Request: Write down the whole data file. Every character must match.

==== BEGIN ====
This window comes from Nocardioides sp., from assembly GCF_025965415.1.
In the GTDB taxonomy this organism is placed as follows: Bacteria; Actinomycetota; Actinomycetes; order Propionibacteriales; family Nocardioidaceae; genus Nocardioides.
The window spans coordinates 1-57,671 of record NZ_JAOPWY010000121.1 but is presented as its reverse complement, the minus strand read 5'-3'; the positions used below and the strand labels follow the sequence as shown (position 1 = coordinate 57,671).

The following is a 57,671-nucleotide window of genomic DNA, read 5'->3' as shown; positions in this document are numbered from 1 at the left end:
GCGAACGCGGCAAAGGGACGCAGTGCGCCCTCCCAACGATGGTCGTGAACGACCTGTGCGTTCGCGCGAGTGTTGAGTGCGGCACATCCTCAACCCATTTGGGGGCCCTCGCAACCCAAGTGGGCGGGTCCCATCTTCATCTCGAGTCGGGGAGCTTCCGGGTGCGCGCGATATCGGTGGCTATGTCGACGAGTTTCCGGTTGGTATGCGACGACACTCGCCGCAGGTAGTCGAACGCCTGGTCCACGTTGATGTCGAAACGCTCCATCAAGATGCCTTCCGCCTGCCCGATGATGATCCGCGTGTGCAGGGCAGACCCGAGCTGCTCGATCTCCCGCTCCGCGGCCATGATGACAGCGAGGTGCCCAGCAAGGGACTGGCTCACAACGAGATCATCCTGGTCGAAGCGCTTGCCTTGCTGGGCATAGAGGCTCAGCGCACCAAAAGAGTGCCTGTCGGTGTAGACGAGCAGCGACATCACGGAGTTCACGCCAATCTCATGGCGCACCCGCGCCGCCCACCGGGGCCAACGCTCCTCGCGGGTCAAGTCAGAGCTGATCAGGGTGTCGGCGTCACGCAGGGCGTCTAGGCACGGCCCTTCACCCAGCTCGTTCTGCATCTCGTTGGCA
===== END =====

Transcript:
This window comes from Nocardioides sp., from assembly GCF_025965415.1.
In the GTDB taxonomy this organism is placed as follows: Bacteria; Actinomycetota; Actinomycetes; order Propionibacteriales; family Nocardioidaceae; genus Nocardioides.
The window spans coordinates 1-57,671 of record NZ_JAOPWY010000121.1 but is presented as its reverse complement, the minus strand read 5'-3'; the positions used below and the strand labels follow the sequence as shown (position 1 = coordinate 57,671).

The following is a 57,671-nucleotide window of genomic DNA, read 5'->3' as shown; positions in this document are numbered from 1 at the left end:
GCGAACGCGGCAAAGGGACGCAGTGCGCCCTCCCAACGATGGTCGTGAACGACCTGTGCGTTCGCGCGAGTGTTGAGTGCGGCACATCCTCAACCCATTTGGGGGCCCTCGCAACCCAAGTGGGCGGGTCCCATCTTCATCTCGAGTCGGGGAGCTTCCGGGTGCGCGCGATATCGGTGGCTATGTCGACGAGTTTCCGGTTGGTATGCGACGACACTCGCCGCAGGTAGTCGAACGCCTGGTCCACGTTGATGTCGAAACGCTCCATCAAGATGCCTTCCGCCTGCCCGATGATGATCCGCGTGTGCAGGGCAGACCCGAGCTGCTCGATCTCCCGCTCCGCGGCCATGATGACAGCGAGGTGCCCAGCAAGGGACTGGCTCACAACGAGATCATCCTGGTCGAAGCGCTTGCCTTGCTGGGCATAGAGGCTCAGCGCACCAAAAGAGTGCCTGTCGGTGTAGACGAGCAGCGACATCACGGAGTTCACGCCAATCTCATGGCGCACCCGCGCCGCCCACCGGGGCCAACGCTCCTCGCGGGTCAAGTCAGAGCTGATCAGGGTGTCGGCGTCACGCAGGGCGTCTAGGCACGGCCCTTCACCCAGCTCGTTCTGCATCTCGTTGGCA